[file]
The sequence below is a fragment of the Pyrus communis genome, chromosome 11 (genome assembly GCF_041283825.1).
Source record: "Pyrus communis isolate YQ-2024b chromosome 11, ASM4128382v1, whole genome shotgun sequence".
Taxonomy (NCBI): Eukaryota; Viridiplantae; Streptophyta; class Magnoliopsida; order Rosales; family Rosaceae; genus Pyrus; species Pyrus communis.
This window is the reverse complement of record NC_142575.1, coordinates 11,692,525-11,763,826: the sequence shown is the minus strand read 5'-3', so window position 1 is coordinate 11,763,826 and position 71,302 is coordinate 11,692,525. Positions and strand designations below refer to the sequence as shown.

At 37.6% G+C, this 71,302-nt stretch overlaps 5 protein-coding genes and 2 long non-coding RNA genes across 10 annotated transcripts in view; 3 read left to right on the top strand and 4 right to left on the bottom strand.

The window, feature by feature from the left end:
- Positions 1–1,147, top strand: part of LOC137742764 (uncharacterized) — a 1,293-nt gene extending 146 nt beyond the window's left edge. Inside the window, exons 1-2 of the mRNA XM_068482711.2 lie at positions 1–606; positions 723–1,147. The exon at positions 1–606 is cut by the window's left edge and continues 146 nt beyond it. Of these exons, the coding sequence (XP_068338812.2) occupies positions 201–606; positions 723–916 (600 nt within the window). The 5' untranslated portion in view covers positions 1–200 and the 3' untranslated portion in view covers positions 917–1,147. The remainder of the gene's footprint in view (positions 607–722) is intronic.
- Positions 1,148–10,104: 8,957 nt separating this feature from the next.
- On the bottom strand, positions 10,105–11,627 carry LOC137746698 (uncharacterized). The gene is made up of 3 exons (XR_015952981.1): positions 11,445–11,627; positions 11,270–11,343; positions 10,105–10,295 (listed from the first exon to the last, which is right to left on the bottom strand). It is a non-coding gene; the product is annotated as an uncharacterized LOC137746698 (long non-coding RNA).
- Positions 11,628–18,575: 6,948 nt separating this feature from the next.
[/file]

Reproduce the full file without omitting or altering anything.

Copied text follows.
The sequence below is a fragment of the Pyrus communis genome, chromosome 11 (genome assembly GCF_041283825.1).
Source record: "Pyrus communis isolate YQ-2024b chromosome 11, ASM4128382v1, whole genome shotgun sequence".
Taxonomy (NCBI): Eukaryota; Viridiplantae; Streptophyta; class Magnoliopsida; order Rosales; family Rosaceae; genus Pyrus; species Pyrus communis.
This window is the reverse complement of record NC_142575.1, coordinates 11,692,525-11,763,826: the sequence shown is the minus strand read 5'-3', so window position 1 is coordinate 11,763,826 and position 71,302 is coordinate 11,692,525. Positions and strand designations below refer to the sequence as shown.

At 37.6% G+C, this 71,302-nt stretch overlaps 5 protein-coding genes and 2 long non-coding RNA genes across 10 annotated transcripts in view; 3 read left to right on the top strand and 4 right to left on the bottom strand.

The window, feature by feature from the left end:
- Positions 1–1,147, top strand: part of LOC137742764 (uncharacterized) — a 1,293-nt gene extending 146 nt beyond the window's left edge. Inside the window, exons 1-2 of the mRNA XM_068482711.2 lie at positions 1–606; positions 723–1,147. The exon at positions 1–606 is cut by the window's left edge and continues 146 nt beyond it. Of these exons, the coding sequence (XP_068338812.2) occupies positions 201–606; positions 723–916 (600 nt within the window). The 5' untranslated portion in view covers positions 1–200 and the 3' untranslated portion in view covers positions 917–1,147. The remainder of the gene's footprint in view (positions 607–722) is intronic.
- Positions 1,148–10,104: 8,957 nt separating this feature from the next.
- On the bottom strand, positions 10,105–11,627 carry LOC137746698 (uncharacterized). The gene is made up of 3 exons (XR_015952981.1): positions 11,445–11,627; positions 11,270–11,343; positions 10,105–10,295 (listed from the first exon to the last, which is right to left on the bottom strand). It is a non-coding gene; the product is annotated as an uncharacterized LOC137746698 (long non-coding RNA).
- Positions 11,628–18,575: 6,948 nt separating this feature from the next.